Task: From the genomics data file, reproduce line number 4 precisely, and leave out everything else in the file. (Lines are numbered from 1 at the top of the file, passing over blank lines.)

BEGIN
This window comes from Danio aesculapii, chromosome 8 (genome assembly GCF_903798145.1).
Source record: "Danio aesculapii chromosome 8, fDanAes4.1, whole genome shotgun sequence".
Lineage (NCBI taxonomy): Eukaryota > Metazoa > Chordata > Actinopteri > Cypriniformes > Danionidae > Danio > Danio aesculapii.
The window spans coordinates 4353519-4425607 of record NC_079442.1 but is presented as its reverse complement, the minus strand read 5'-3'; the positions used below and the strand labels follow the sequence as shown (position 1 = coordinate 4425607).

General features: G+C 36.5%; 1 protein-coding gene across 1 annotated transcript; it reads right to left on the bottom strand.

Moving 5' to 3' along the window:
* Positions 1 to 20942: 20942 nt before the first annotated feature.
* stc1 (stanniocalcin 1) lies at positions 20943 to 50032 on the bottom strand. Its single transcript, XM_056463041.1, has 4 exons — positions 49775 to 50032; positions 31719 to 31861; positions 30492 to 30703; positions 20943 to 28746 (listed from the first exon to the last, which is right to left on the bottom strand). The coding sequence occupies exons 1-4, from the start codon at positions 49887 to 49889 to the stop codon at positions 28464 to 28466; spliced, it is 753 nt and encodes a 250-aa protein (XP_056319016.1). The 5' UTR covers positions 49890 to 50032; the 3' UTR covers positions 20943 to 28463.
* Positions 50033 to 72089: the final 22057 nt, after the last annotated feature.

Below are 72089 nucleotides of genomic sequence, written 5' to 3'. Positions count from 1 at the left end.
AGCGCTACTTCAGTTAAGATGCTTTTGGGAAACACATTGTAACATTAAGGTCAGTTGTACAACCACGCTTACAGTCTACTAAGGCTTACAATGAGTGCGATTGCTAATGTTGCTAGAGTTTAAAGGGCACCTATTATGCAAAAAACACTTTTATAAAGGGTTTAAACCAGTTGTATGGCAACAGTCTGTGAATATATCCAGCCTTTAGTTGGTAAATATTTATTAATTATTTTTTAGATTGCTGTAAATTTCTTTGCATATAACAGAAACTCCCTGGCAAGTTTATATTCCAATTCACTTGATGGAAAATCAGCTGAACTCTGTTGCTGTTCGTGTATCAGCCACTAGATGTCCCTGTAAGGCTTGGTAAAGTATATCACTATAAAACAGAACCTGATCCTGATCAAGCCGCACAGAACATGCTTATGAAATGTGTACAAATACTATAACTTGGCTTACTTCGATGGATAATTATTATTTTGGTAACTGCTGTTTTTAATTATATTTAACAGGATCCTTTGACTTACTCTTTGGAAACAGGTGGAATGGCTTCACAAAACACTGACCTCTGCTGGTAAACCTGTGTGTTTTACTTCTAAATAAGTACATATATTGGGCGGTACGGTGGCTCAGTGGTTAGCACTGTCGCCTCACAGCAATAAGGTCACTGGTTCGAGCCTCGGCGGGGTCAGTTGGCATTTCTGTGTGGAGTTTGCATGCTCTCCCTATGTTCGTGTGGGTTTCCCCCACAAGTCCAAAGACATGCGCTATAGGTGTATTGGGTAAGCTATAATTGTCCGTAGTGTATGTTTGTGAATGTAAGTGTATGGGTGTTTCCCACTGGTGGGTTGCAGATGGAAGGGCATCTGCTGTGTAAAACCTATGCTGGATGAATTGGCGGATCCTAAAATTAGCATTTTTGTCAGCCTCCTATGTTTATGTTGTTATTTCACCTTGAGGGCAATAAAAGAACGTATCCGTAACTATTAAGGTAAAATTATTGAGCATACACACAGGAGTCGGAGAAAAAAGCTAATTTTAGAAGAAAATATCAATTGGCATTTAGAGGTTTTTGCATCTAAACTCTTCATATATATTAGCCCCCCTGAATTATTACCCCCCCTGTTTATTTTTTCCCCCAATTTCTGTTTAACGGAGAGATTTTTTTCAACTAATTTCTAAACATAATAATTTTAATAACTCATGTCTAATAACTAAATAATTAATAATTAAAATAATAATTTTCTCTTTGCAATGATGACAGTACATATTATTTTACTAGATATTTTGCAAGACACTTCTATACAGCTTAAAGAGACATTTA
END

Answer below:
The window spans coordinates 4353519-4425607 of record NC_079442.1 but is presented as its reverse complement, the minus strand read 5'-3'; the positions used below and the strand labels follow the sequence as shown (position 1 = coordinate 4425607).